Rinzai-Zen: active Buddhism

Zen-Master Rinzai Gigen (-866)Zen-Master Rinzai Gigen (-866)

The spiritual content of the Rinzai-Zen school goes back to Shākyamuni Buddha (563-483) and is, therefore, the embodiment of living Buddhism.

The continuous and direct transmission from master to student (lineage) over many generations until today gives us the opportunity to realize Buddha’s experience here and now in us and our everyday lives. The Rinzai-Zen school’s spirit and way of practice were decisively influenced by the Chinese master Rinzai Gigen (866) after which it was named. His way was to bring the Buddha’s teachings alive and his Teishō (master’s lectures) have come down to us by the Rinzai Roku. In the episodes it contains about his life, he proves himself to be a strong, clear, lively master who is full of astuteness and humour– firmly rooted in everyday life rather than mysticism.

The basic elements of Rinzai teaching are, then and now: Zazen, Teishō , Dokusan.


Zazen is silent, object-less, sitting, which turns into constant everyday practice and a general attitude of mind.

We would like to point out how important the practice of zazen is for the individual, especially in the digital age with its overload of Internet information.

Zazen, the quiet, silent, thougth-free sitting, offers the necessary relaxation for the overstrained brain of the modern person.
Nobody can withstand this external stress in the long run without finding an inner balance.

Since effective Zen evades words, does not need a thougthful explanation and works in a healing way by correspondence, it can only be experienced with body and mind.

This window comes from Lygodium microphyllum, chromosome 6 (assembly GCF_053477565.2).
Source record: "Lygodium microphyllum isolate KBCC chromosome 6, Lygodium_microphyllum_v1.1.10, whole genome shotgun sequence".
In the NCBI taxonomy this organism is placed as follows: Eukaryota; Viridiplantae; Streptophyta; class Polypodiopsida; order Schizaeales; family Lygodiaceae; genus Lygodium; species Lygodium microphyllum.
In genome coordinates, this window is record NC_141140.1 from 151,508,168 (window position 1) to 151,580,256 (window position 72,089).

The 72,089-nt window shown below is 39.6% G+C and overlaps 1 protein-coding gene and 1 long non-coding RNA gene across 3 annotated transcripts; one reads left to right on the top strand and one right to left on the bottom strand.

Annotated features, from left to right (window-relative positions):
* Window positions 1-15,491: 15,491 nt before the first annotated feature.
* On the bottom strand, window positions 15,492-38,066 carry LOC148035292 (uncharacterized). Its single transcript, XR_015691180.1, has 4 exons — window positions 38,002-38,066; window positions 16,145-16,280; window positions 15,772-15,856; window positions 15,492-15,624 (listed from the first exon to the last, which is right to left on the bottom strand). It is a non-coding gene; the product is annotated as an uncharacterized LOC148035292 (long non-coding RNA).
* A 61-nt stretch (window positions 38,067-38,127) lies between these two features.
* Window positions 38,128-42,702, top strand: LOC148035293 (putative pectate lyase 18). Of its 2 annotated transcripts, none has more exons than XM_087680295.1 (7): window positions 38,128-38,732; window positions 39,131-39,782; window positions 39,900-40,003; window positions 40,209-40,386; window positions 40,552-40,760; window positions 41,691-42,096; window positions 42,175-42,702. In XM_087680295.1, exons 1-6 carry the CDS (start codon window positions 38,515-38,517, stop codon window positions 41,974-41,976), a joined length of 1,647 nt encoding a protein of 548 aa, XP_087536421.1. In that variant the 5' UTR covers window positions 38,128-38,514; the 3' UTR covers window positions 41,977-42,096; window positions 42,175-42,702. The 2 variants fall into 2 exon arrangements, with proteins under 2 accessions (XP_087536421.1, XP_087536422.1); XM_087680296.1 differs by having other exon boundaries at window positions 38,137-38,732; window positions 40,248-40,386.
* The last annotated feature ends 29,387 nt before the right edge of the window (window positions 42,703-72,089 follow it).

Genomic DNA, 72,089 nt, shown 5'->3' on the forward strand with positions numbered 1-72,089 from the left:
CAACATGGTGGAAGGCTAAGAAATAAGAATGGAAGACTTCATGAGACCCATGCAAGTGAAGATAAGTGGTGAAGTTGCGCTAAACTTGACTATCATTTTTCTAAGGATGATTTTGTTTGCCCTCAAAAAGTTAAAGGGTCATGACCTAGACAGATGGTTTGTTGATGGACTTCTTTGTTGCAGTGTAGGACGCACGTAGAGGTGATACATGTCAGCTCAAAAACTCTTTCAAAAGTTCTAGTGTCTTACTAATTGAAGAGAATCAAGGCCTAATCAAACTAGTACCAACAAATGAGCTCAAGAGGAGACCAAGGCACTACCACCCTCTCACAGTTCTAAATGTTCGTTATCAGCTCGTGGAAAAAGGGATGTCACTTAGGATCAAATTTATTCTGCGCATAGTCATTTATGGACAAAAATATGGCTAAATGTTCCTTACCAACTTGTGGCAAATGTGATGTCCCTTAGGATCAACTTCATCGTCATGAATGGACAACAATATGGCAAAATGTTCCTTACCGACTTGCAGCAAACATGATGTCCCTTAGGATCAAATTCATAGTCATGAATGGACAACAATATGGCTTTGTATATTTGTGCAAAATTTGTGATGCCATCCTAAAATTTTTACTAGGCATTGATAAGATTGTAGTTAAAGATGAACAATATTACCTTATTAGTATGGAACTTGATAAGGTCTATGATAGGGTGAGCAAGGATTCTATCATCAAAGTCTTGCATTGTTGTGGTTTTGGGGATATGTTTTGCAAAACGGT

That ist the secret of this Buddhist method.

Monday and Thursday before our Zazen times at 6 p.m. we give a short briefing for all interested after calling for an appointment by phone and if you arrive in time.

Expect, believe, hope nothing - use the experience of the moment and help yourself!

 A Teishō is a master’s lecture that comprises of lively, personal experiences. A Teishō aims at shaking the

Sōtetsu Yūzen RōshiSōtetsu Yūzen Rōshistudents - breaking down their fixed habits of thinking and thereby opening up the way to experiencing a dynamic reality that is not distorted by thought.

Zen-Master Hakuin Ekaku (1686-1769)Zen-Master Hakuin Ekaku (1686-1769)Dokusan is the personal and direct encounter between master and student. It constitutes the heart of Koan training. The Koan students have to focus themselves on a vital, existential problem. This becomes possible by completely merging with the Koan. Such a way of practice requires the student to be prepared, instructed and supervised by a master.

Zen, an a-religious, a-theistic way of life, is a Buddhist way of self-liberation from suffering and a self-realisation accomplished out of our own strength. We respect and value other spiritual creeds and sincerely wish to be treated in the same way.

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